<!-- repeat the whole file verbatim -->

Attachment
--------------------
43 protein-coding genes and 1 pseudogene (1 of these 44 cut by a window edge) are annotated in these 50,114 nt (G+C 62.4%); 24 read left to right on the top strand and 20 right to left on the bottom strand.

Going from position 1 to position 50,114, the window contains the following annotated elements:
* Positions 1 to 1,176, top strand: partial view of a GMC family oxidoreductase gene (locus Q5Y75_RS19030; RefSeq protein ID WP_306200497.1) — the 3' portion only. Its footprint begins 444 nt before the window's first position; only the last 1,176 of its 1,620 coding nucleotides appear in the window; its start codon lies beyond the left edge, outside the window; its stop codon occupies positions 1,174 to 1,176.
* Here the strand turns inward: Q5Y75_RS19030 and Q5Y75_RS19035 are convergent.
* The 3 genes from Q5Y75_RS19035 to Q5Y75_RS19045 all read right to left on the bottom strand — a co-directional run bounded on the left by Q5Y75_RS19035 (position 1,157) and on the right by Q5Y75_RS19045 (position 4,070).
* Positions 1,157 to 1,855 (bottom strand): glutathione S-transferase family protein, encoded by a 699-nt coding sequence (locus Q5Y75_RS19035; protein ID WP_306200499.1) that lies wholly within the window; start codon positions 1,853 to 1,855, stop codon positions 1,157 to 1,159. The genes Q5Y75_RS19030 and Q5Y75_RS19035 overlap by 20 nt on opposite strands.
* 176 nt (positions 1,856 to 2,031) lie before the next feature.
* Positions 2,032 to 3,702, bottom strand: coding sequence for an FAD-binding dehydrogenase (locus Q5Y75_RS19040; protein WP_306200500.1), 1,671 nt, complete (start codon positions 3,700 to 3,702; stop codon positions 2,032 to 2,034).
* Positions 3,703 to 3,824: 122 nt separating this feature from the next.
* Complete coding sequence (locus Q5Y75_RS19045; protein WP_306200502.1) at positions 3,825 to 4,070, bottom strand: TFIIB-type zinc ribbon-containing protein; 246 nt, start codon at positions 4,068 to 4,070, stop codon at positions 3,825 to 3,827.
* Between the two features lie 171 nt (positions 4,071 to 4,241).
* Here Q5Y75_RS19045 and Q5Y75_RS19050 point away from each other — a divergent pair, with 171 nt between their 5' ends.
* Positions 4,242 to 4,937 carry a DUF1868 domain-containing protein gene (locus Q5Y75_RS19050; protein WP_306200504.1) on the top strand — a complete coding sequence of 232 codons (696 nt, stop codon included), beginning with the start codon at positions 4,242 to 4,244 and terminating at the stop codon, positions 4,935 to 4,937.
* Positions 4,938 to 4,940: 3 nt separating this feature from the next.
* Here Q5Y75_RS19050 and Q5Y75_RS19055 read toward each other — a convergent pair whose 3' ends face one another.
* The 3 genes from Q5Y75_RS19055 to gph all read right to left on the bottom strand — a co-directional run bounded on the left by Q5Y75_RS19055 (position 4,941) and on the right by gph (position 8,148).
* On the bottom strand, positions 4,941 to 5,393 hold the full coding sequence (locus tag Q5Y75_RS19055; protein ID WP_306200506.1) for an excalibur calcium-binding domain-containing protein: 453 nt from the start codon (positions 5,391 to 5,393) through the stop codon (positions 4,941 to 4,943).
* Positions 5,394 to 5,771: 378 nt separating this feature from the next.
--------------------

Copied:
43 protein-coding genes and 1 pseudogene (1 of these 44 cut by a window edge) are annotated in these 50,114 nt (G+C 62.4%); 24 read left to right on the top strand and 20 right to left on the bottom strand.

Going from position 1 to position 50,114, the window contains the following annotated elements:
* Positions 1 to 1,176, top strand: partial view of a GMC family oxidoreductase gene (locus Q5Y75_RS19030; RefSeq protein ID WP_306200497.1) — the 3' portion only. Its footprint begins 444 nt before the window's first position; only the last 1,176 of its 1,620 coding nucleotides appear in the window; its start codon lies beyond the left edge, outside the window; its stop codon occupies positions 1,174 to 1,176.
* Here the strand turns inward: Q5Y75_RS19030 and Q5Y75_RS19035 are convergent.
* The 3 genes from Q5Y75_RS19035 to Q5Y75_RS19045 all read right to left on the bottom strand — a co-directional run bounded on the left by Q5Y75_RS19035 (position 1,157) and on the right by Q5Y75_RS19045 (position 4,070).
* Positions 1,157 to 1,855 (bottom strand): glutathione S-transferase family protein, encoded by a 699-nt coding sequence (locus Q5Y75_RS19035; protein ID WP_306200499.1) that lies wholly within the window; start codon positions 1,853 to 1,855, stop codon positions 1,157 to 1,159. The genes Q5Y75_RS19030 and Q5Y75_RS19035 overlap by 20 nt on opposite strands.
* 176 nt (positions 1,856 to 2,031) lie before the next feature.
* Positions 2,032 to 3,702, bottom strand: coding sequence for an FAD-binding dehydrogenase (locus Q5Y75_RS19040; protein WP_306200500.1), 1,671 nt, complete (start codon positions 3,700 to 3,702; stop codon positions 2,032 to 2,034).
* Positions 3,703 to 3,824: 122 nt separating this feature from the next.
* Complete coding sequence (locus Q5Y75_RS19045; protein WP_306200502.1) at positions 3,825 to 4,070, bottom strand: TFIIB-type zinc ribbon-containing protein; 246 nt, start codon at positions 4,068 to 4,070, stop codon at positions 3,825 to 3,827.
* Between the two features lie 171 nt (positions 4,071 to 4,241).
* Here Q5Y75_RS19045 and Q5Y75_RS19050 point away from each other — a divergent pair, with 171 nt between their 5' ends.
* Positions 4,242 to 4,937 carry a DUF1868 domain-containing protein gene (locus Q5Y75_RS19050; protein WP_306200504.1) on the top strand — a complete coding sequence of 232 codons (696 nt, stop codon included), beginning with the start codon at positions 4,242 to 4,244 and terminating at the stop codon, positions 4,935 to 4,937.
* Positions 4,938 to 4,940: 3 nt separating this feature from the next.
* Here Q5Y75_RS19050 and Q5Y75_RS19055 read toward each other — a convergent pair whose 3' ends face one another.
* The 3 genes from Q5Y75_RS19055 to gph all read right to left on the bottom strand — a co-directional run bounded on the left by Q5Y75_RS19055 (position 4,941) and on the right by gph (position 8,148).
* On the bottom strand, positions 4,941 to 5,393 hold the full coding sequence (locus tag Q5Y75_RS19055; protein ID WP_306200506.1) for an excalibur calcium-binding domain-containing protein: 453 nt from the start codon (positions 5,391 to 5,393) through the stop codon (positions 4,941 to 4,943).
* Positions 5,394 to 5,771: 378 nt separating this feature from the next.